La Opinion, News Report, Esmeralda Fabian, Posted: Apr 07, 2014
Image: Students attend Family Math Night at Burke Middle School near Los Angeles.
LOS ANGELES –Latino parents in Los Angeles say the state’s largest school district hasn’t done enough to explain Common Core to the community. Many worry the communication gap prevents them from helping their kids succeed under the more rigorous standards.
“I don’t remember the last time I received anything about the Common Core,” said Veronica Grace, whose daughter attends Van Nuys High School in the largely Latino San Fernando Valley. Like other parents, she says she’s heard of the Common Core but doesn’t fully understand what it is or how it will impact her daughter.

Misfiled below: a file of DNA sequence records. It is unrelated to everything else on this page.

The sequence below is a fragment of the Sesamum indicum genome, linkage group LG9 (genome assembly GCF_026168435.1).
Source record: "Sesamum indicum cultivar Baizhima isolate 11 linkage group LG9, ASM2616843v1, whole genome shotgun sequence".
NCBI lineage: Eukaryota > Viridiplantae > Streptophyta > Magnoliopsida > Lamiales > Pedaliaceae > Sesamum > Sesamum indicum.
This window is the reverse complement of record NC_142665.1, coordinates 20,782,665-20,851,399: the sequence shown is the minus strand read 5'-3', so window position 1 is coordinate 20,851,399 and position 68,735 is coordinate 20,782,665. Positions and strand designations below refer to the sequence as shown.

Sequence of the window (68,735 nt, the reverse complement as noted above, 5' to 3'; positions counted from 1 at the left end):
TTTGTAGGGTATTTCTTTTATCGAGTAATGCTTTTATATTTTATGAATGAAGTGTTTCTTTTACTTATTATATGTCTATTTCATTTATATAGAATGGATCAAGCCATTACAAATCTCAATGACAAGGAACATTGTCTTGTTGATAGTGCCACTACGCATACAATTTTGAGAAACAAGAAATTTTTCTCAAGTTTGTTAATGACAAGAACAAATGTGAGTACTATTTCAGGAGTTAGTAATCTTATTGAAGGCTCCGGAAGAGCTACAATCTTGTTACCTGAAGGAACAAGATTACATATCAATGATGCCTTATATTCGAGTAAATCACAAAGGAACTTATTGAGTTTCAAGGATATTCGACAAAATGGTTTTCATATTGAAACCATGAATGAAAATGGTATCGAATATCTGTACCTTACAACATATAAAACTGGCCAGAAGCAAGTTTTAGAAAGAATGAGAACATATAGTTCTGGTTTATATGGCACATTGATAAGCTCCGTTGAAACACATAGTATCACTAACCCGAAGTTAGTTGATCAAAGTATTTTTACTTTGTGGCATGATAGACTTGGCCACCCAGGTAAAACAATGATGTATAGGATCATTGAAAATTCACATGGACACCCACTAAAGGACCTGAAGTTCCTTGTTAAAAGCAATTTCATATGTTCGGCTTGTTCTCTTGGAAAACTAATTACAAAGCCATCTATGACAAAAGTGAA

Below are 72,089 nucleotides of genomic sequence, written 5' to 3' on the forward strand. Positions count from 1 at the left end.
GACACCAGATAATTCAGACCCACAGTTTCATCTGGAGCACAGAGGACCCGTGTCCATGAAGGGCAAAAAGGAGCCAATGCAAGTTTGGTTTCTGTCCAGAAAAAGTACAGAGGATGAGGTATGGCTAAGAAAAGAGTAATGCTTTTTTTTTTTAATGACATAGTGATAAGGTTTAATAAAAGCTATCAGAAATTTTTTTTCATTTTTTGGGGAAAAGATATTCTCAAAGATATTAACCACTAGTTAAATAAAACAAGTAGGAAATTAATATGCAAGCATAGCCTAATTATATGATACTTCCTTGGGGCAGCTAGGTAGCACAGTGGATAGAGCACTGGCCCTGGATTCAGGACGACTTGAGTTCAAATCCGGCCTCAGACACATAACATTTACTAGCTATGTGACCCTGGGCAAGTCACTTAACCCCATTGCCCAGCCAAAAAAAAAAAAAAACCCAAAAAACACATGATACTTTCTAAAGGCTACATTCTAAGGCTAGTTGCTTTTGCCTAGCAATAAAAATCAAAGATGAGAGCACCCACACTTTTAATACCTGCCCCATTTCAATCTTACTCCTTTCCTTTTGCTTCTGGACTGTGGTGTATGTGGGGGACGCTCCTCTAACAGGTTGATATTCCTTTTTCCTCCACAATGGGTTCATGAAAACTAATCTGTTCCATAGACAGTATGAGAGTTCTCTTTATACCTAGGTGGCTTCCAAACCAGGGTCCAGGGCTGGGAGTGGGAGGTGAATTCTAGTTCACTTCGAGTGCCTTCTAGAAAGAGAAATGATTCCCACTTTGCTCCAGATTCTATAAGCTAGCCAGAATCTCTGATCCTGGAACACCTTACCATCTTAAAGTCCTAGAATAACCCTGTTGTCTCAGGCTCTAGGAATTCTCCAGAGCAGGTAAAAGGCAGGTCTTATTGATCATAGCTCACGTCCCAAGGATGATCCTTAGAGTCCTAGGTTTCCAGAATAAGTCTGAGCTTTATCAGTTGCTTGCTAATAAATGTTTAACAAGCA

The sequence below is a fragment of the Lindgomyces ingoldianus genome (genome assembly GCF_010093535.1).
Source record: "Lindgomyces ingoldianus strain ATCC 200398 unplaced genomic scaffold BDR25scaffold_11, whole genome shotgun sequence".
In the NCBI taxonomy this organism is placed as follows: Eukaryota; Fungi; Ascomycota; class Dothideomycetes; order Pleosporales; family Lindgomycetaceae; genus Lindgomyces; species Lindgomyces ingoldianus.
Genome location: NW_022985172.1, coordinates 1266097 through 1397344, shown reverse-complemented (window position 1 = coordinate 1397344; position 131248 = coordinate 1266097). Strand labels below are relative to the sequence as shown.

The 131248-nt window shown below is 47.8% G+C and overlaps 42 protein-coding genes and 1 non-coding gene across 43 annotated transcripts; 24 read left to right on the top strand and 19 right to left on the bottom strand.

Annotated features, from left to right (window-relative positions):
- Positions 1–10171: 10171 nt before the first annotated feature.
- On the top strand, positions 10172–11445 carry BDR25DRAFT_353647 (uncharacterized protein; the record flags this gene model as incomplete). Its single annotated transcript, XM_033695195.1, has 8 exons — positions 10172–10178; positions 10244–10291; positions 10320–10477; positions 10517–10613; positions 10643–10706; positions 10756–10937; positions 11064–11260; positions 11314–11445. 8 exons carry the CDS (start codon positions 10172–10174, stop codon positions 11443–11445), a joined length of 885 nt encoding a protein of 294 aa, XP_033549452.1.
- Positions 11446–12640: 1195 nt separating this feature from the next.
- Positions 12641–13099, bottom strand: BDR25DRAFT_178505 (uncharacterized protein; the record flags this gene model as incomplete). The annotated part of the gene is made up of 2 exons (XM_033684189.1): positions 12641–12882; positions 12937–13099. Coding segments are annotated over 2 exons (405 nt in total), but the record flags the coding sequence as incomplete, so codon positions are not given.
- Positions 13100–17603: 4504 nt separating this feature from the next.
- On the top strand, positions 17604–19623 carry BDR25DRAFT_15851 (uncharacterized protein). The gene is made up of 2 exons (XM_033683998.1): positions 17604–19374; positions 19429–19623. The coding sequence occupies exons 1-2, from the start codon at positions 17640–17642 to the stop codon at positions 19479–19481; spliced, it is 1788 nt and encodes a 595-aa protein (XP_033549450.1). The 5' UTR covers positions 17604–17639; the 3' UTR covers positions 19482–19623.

About 70 percent of students enrolled in LAUSD are Hispanic, while 90 percent of English Learners come from Spanish-speaking households. The district has so far received $113 million from the state for CCSS implementation – now in its third year – though to date the availability of Spanish-language materials remains limited.
“We’re working on the Spanish translation of the material to have ready for next school year,” said Rowena Lagrosa, executive director of LAUSD’s Parent Community Services. She adds the district is also preparing to host math workshops to help parents understand how instruction will change under the new standards.
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